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Bénédicte Sanson

Morphogenesis of early embryos: in vivo mechanisms for cell sorting and collective cell movement
Bénédicte  Sanson

University Lecturer

Wellcome Trust Investigator

Bénédicte Sanson is accepting applications for PhD students.


Office Phone: +44 (0) 1223 333893, Fax: +44 (0) 1223 333840

Research Interests

Understanding how a 3D tissue is built from the genetic blueprint is a key frontier in biology. In addition to some of the genes known to be important in specific aspects of morphogenesis, physical properties and constraints play a major role in building tissues. As geneticists and developmental cell biologists interested in morphogenesis, we aim to understand how the genetic inputs integrate with the mechanical properties of the cells and tissues to produce form.

We focus our research on two fundamental and conserved morphogenetic phenomena, axis extension and compartmental boundary formation, for which we have evidence of an integration between the function of genes and the action of mechanical forces in the developing tissues. We study these in a model organism, the Drosophila embryo, because this is one of the simplest (and cheapest) multicellular models that are genetically tractable. In addition, this embryo is very accessible to in vivo imaging, develops fast and is increasingly exploited as a paradigm for the mathematic modeling of morphogenesis.

We analyse a window of development that encompasses both axis extension and compartmental boundary formation (Diagram). Axis extension starts shortly after gastrulation with the trunk ectoderm (the germ-band) elongating in the anteroposterior axis. Compartmental boundaries separating each parasegments form during germ-band extension. Our research is  interdisciplinary, combining genetic, quantitative and in silico approaches to find novel and universal morphogenetic rules.

Funding

Wellcome Trust, BBSRC, Cambridge Newton Trust

Group members

Guy Blanchard (Senior Research Associate)
Tara Finegan (3rd year PhD student from WT 4 year PhD program in Developmental Mechanisms)
Nathan Hervieux (Research Associate)
Claire Lye (Research Associate)
Huw Naylor (Research Assistant and Lab Manager)
Elena Scarpa (Research Associate)
Tom Sharrock (1st year PhD student from BBSRC DTP program)

(recent past group members:

Main collaborators

Jocelyn Etienne (Laboratoire Interdisciplaire de Physique, Grenoble, France)
Alexander Fletcher (School of Mathematics and Statistics, University of Sheffield)

Teaching

Pt IA MVST  VAP, Pt II NST Mod P4/M8, Graduate 4YPhDDevMech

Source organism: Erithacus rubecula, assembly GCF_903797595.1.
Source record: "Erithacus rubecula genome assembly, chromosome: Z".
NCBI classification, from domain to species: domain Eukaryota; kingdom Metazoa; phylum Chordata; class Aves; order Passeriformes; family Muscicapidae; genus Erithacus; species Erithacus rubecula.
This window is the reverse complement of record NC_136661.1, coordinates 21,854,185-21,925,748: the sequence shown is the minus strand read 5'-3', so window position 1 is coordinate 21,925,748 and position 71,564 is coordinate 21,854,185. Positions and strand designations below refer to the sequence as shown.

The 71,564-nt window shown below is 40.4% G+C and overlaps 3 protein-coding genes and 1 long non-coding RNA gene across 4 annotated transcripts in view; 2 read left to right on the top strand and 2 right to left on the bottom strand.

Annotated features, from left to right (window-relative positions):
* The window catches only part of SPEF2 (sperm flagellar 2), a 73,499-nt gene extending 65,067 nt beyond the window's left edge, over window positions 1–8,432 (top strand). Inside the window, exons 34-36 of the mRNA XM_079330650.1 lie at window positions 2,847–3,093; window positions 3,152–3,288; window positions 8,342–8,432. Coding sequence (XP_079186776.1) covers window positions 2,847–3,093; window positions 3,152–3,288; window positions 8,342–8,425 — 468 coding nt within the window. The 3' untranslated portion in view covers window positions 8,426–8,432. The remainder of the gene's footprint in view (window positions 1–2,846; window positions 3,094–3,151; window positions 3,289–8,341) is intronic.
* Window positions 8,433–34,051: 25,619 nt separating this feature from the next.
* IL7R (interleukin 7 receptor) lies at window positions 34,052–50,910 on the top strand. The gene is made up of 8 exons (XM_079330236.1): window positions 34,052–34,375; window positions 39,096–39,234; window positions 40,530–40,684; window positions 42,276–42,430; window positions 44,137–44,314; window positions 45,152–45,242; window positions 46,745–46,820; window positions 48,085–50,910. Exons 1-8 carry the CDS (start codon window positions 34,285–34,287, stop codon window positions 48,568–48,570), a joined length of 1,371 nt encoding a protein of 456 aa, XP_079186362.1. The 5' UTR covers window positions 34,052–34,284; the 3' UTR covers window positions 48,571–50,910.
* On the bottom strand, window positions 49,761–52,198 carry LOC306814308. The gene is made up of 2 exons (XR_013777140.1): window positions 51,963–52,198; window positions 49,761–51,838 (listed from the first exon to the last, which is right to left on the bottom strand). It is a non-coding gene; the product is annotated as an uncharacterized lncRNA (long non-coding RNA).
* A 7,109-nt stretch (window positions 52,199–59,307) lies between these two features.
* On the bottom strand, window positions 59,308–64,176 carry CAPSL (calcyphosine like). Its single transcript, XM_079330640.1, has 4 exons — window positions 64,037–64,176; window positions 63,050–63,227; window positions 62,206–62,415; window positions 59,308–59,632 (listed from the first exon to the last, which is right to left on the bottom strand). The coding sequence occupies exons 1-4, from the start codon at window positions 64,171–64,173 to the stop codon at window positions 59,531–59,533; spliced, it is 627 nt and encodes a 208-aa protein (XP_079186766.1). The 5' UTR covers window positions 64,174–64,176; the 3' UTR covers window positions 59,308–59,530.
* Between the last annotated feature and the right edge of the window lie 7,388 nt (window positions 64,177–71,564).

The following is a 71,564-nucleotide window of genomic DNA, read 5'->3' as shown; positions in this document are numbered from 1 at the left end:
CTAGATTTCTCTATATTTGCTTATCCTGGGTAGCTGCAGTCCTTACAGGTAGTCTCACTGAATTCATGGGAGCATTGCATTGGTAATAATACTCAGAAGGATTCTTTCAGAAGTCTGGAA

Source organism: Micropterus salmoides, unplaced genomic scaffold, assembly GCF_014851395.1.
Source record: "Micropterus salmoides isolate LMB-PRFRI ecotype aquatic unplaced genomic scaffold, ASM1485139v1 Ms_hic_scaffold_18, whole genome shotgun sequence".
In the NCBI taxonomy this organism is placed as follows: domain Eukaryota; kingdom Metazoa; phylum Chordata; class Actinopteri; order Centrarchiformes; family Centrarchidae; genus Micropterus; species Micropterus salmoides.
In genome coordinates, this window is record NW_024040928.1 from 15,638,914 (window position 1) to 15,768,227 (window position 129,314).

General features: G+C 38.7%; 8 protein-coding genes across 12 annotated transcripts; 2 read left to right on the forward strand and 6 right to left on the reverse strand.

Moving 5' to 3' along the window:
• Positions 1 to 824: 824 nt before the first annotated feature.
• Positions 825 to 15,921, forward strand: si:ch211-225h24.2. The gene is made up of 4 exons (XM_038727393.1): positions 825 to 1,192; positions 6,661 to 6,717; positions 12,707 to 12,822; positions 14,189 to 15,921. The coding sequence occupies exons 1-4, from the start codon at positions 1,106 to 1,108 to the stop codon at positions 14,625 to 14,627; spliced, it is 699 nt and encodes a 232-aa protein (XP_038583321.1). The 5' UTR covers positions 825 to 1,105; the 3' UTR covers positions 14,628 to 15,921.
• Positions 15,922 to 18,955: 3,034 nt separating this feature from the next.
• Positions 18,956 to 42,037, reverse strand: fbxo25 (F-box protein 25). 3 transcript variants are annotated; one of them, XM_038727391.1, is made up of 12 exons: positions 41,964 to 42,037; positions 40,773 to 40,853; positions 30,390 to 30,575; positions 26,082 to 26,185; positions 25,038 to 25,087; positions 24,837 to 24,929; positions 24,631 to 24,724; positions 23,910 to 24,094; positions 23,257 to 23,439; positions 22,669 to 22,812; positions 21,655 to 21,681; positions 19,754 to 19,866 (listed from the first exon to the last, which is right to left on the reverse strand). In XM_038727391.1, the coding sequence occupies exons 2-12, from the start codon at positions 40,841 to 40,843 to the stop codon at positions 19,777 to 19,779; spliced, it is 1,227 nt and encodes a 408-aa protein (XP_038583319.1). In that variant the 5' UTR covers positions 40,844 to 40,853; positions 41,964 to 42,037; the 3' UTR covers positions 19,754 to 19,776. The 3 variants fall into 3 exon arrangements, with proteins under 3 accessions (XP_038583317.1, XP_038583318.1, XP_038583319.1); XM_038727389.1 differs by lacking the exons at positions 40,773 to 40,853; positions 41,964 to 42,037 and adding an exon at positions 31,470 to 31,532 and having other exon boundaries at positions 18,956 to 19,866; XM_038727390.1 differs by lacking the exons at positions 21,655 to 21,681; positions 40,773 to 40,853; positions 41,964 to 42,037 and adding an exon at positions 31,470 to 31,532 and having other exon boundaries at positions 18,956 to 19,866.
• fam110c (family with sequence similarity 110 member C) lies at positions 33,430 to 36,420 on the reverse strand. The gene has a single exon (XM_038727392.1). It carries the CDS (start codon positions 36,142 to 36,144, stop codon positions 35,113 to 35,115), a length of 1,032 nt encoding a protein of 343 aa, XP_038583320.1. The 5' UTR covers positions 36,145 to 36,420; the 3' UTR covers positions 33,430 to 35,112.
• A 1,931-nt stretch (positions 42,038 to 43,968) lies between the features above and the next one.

Key Publications

Urbano, JM*, Naylor, HW*, Scarpa, E, Muresan, L, Sanson, B. (2017) Par3/Baz levels control epithelial folding at actomyosin-enriched compartmental boundaries. bioRxiv 125500; doi: https://doi.org/10.1101/125500

Tetley*, R.J., Blanchard*§, G.B., Fletcher, A.G., Adams, R.J. and B. Sanson§(2016) Unipolar distributions of junctional Myosin II identify cell stripe boundaries that drive cell intercalation throughout Drosophila axis extension. Elife;5:e12094. doi.org/10.7554/eLife.12094.

Lye CM, Blanchard, GB, Naylor, HW, Mureşan, L, Huisken, J, Adams, R J, & Sanson, B (2015), Mechanical Coupling between Endoderm Invagination and Axis Extension in Drosophila, PLoS Biology, 13(11), e1002292. http://doi.org/10.1371/journal.pbio.1002292

Lye CM, Naylor HW, Sanson B, (2014), Subcellular localisations of the CPTI collection of YFP-tagged proteins in Drosophila embryos, Development, 141: 4006-4017

Monier B, Pelissier-Monier A, Brand AH, Sanson B, (2010), An actomyosin-based barrier inhibits cell mixing at compartmental boundaries in Drosophila embryos, Nat Cell Biol, 12: 60-65 [Paper evaluated as "exceptional" by Faculty1000. Highlighted in Martin AC, Wieschaus EF, Nat Cell Biol, 2010 12: 5-7; Baumann K, Nature Reviews in Molecular Cell Biology, 2010, 11: 4-5; The Scientist, 2010, 24: 67; Editor's choice in Development]

Butler LC, Blanchard GB, Kabla AJ, Lawrence NJ, Welchman DP, Mahadevan L, Adams RJ, Sanson B, (2009), Cell shape changes indicate a role for extrinsic tensile forces in Drosophila germ-band extension, Nat Cell Biol, 11: 859-864 [Paper evaluated as "must read" by Faculty1000. Awarded the international 2010 Drosophila Image Award]

 

Recent reviews

Pélissier-Monier A., Sanson B.§ and Monier B. (2016), Performing Chromophore-assisted laser inactivation in Drosophila embryos using GFP, Drosophila: Methods and Protocols, 2nd edition, Editor: Christian Dahmann.